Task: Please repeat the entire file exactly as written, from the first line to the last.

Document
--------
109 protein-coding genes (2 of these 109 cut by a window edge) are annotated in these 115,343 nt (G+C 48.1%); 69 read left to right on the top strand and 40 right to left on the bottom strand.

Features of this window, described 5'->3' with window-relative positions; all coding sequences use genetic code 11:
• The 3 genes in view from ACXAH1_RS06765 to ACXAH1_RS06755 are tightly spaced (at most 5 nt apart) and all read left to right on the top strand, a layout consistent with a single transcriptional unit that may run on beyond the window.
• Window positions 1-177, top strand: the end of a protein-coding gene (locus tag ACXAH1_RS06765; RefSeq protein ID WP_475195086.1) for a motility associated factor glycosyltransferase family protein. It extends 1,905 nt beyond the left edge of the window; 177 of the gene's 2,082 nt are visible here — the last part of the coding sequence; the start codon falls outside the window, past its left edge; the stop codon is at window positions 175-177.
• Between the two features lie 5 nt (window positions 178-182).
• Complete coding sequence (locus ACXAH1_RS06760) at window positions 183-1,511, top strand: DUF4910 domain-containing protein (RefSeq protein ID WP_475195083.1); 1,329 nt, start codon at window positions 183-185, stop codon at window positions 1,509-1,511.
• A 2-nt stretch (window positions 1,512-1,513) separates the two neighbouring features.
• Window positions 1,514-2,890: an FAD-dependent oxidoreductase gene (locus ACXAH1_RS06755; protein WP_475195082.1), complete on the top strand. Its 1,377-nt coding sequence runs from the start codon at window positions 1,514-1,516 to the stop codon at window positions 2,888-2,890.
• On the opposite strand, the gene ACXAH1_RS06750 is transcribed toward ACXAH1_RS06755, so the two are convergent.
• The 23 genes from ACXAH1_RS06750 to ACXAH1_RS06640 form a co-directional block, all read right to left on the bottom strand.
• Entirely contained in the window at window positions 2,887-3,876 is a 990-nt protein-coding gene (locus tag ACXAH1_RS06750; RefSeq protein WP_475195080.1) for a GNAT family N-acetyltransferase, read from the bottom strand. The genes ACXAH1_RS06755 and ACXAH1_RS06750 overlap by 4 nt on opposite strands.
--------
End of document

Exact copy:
109 protein-coding genes (2 of these 109 cut by a window edge) are annotated in these 115,343 nt (G+C 48.1%); 69 read left to right on the top strand and 40 right to left on the bottom strand.

Features of this window, described 5'->3' with window-relative positions; all coding sequences use genetic code 11:
• The 3 genes in view from ACXAH1_RS06765 to ACXAH1_RS06755 are tightly spaced (at most 5 nt apart) and all read left to right on the top strand, a layout consistent with a single transcriptional unit that may run on beyond the window.
• Window positions 1-177, top strand: the end of a protein-coding gene (locus tag ACXAH1_RS06765; RefSeq protein ID WP_475195086.1) for a motility associated factor glycosyltransferase family protein. It extends 1,905 nt beyond the left edge of the window; 177 of the gene's 2,082 nt are visible here — the last part of the coding sequence; the start codon falls outside the window, past its left edge; the stop codon is at window positions 175-177.
• Between the two features lie 5 nt (window positions 178-182).
• Complete coding sequence (locus ACXAH1_RS06760) at window positions 183-1,511, top strand: DUF4910 domain-containing protein (RefSeq protein ID WP_475195083.1); 1,329 nt, start codon at window positions 183-185, stop codon at window positions 1,509-1,511.
• A 2-nt stretch (window positions 1,512-1,513) separates the two neighbouring features.
• Window positions 1,514-2,890: an FAD-dependent oxidoreductase gene (locus ACXAH1_RS06755; protein WP_475195082.1), complete on the top strand. Its 1,377-nt coding sequence runs from the start codon at window positions 1,514-1,516 to the stop codon at window positions 2,888-2,890.
• On the opposite strand, the gene ACXAH1_RS06750 is transcribed toward ACXAH1_RS06755, so the two are convergent.
• The 23 genes from ACXAH1_RS06750 to ACXAH1_RS06640 form a co-directional block, all read right to left on the bottom strand.
• Entirely contained in the window at window positions 2,887-3,876 is a 990-nt protein-coding gene (locus tag ACXAH1_RS06750; RefSeq protein WP_475195080.1) for a GNAT family N-acetyltransferase, read from the bottom strand. The genes ACXAH1_RS06755 and ACXAH1_RS06750 overlap by 4 nt on opposite strands.